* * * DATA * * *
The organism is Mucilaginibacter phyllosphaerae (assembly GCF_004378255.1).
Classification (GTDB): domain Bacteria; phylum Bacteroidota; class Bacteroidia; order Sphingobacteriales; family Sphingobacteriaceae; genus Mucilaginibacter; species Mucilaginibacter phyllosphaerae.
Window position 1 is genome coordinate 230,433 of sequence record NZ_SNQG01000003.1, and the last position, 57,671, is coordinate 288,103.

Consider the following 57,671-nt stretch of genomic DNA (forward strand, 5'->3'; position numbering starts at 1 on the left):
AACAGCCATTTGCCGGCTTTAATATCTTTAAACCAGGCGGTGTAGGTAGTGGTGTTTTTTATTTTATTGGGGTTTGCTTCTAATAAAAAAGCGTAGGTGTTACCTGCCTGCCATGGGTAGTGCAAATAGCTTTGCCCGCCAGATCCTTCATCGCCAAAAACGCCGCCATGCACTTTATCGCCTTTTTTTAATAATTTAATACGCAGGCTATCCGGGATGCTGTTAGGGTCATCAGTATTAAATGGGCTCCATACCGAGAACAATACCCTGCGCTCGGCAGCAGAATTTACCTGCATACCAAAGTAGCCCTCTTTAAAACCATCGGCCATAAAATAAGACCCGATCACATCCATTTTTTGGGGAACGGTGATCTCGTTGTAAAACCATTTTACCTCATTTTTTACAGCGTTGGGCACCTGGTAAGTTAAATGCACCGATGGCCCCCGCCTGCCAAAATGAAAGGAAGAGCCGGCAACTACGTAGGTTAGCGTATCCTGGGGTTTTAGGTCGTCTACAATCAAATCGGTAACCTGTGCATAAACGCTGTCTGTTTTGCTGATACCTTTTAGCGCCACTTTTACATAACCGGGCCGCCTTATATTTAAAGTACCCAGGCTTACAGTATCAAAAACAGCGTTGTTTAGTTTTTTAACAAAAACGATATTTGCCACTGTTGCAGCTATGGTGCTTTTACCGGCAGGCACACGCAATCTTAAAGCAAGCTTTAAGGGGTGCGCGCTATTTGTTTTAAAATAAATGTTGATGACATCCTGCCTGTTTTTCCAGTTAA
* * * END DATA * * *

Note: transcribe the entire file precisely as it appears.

The organism is Mucilaginibacter phyllosphaerae (assembly GCF_004378255.1).
Classification (GTDB): domain Bacteria; phylum Bacteroidota; class Bacteroidia; order Sphingobacteriales; family Sphingobacteriaceae; genus Mucilaginibacter; species Mucilaginibacter phyllosphaerae.
Window position 1 is genome coordinate 230,433 of sequence record NZ_SNQG01000003.1, and the last position, 57,671, is coordinate 288,103.

Consider the following 57,671-nt stretch of genomic DNA (forward strand, 5'->3'; position numbering starts at 1 on the left):
AACAGCCATTTGCCGGCTTTAATATCTTTAAACCAGGCGGTGTAGGTAGTGGTGTTTTTTATTTTATTGGGGTTTGCTTCTAATAAAAAAGCGTAGGTGTTACCTGCCTGCCATGGGTAGTGCAAATAGCTTTGCCCGCCAGATCCTTCATCGCCAAAAACGCCGCCATGCACTTTATCGCCTTTTTTTAATAATTTAATACGCAGGCTATCCGGGATGCTGTTAGGGTCATCAGTATTAAATGGGCTCCATACCGAGAACAATACCCTGCGCTCGGCAGCAGAATTTACCTGCATACCAAAGTAGCCCTCTTTAAAACCATCGGCCATAAAATAAGACCCGATCACATCCATTTTTTGGGGAACGGTGATCTCGTTGTAAAACCATTTTACCTCATTTTTTACAGCGTTGGGCACCTGGTAAGTTAAATGCACCGATGGCCCCCGCCTGCCAAAATGAAAGGAAGAGCCGGCAACTACGTAGGTTAGCGTATCCTGGGGTTTTAGGTCGTCTACAATCAAATCGGTAACCTGTGCATAAACGCTGTCTGTTTTGCTGATACCTTTTAGCGCCACTTTTACATAACCGGGCCGCCTTATATTTAAAGTACCCAGGCTTACAGTATCAAAAACAGCGTTGTTTAGTTTTTTAACAAAAACGATATTTGCCACTGTTGCAGCTATGGTGCTTTTACCGGCAGGCACACGCAATCTTAAAGCAAGCTTTAAGGGGTGCGCGCTATTTGTTTTAAAATAAATGTTGATGACATCCTGCCTGTTTTTCCAGTTAA